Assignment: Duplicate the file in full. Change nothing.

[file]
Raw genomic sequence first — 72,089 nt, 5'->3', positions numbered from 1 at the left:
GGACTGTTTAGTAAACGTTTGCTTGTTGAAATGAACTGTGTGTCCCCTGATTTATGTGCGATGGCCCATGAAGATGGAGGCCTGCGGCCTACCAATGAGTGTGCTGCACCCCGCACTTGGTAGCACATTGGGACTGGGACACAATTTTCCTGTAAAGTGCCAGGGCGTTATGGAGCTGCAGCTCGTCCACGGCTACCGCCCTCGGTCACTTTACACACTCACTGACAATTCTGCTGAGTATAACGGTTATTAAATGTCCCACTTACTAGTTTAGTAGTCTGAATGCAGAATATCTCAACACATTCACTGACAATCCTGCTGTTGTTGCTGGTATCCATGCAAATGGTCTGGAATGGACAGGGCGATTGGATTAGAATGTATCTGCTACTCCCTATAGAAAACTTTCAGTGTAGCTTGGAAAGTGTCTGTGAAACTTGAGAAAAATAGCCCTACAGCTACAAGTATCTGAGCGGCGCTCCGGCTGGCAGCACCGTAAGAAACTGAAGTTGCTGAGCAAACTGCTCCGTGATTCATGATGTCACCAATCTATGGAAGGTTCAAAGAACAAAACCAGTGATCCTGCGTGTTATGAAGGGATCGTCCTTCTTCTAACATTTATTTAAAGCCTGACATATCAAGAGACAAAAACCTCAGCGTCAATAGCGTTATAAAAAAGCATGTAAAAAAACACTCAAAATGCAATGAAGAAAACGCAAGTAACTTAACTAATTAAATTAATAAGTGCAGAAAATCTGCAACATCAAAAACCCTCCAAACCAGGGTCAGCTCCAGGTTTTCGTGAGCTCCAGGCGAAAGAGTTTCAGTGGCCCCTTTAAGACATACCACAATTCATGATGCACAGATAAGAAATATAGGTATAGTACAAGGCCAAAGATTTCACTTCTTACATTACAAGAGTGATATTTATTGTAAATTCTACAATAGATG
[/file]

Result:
Raw genomic sequence first — 72,089 nt, 5'->3', positions numbered from 1 at the left:
GGACTGTTTAGTAAACGTTTGCTTGTTGAAATGAACTGTGTGTCCCCTGATTTATGTGCGATGGCCCATGAAGATGGAGGCCTGCGGCCTACCAATGAGTGTGCTGCACCCCGCACTTGGTAGCACATTGGGACTGGGACACAATTTTCCTGTAAAGTGCCAGGGCGTTATGGAGCTGCAGCTCGTCCACGGCTACCGCCCTCGGTCACTTTACACACTCACTGACAATTCTGCTGAGTATAACGGTTATTAAATGTCCCACTTACTAGTTTAGTAGTCTGAATGCAGAATATCTCAACACATTCACTGACAATCCTGCTGTTGTTGCTGGTATCCATGCAAATGGTCTGGAATGGACAGGGCGATTGGATTAGAATGTATCTGCTACTCCCTATAGAAAACTTTCAGTGTAGCTTGGAAAGTGTCTGTGAAACTTGAGAAAAATAGCCCTACAGCTACAAGTATCTGAGCGGCGCTCCGGCTGGCAGCACCGTAAGAAACTGAAGTTGCTGAGCAAACTGCTCCGTGATTCATGATGTCACCAATCTATGGAAGGTTCAAAGAACAAAACCAGTGATCCTGCGTGTTATGAAGGGATCGTCCTTCTTCTAACATTTATTTAAAGCCTGACATATCAAGAGACAAAAACCTCAGCGTCAATAGCGTTATAAAAAAGCATGTAAAAAAACACTCAAAATGCAATGAAGAAAACGCAAGTAACTTAACTAATTAAATTAATAAGTGCAGAAAATCTGCAACATCAAAAACCCTCCAAACCAGGGTCAGCTCCAGGTTTTCGTGAGCTCCAGGCGAAAGAGTTTCAGTGGCCCCTTTAAGACATACCACAATTCATGATGCACAGATAAGAAATATAGGTATAGTACAAGGCCAAAGATTTCACTTCTTACATTACAAGAGTGATATTTATTGTAAATTCTACAATAGATG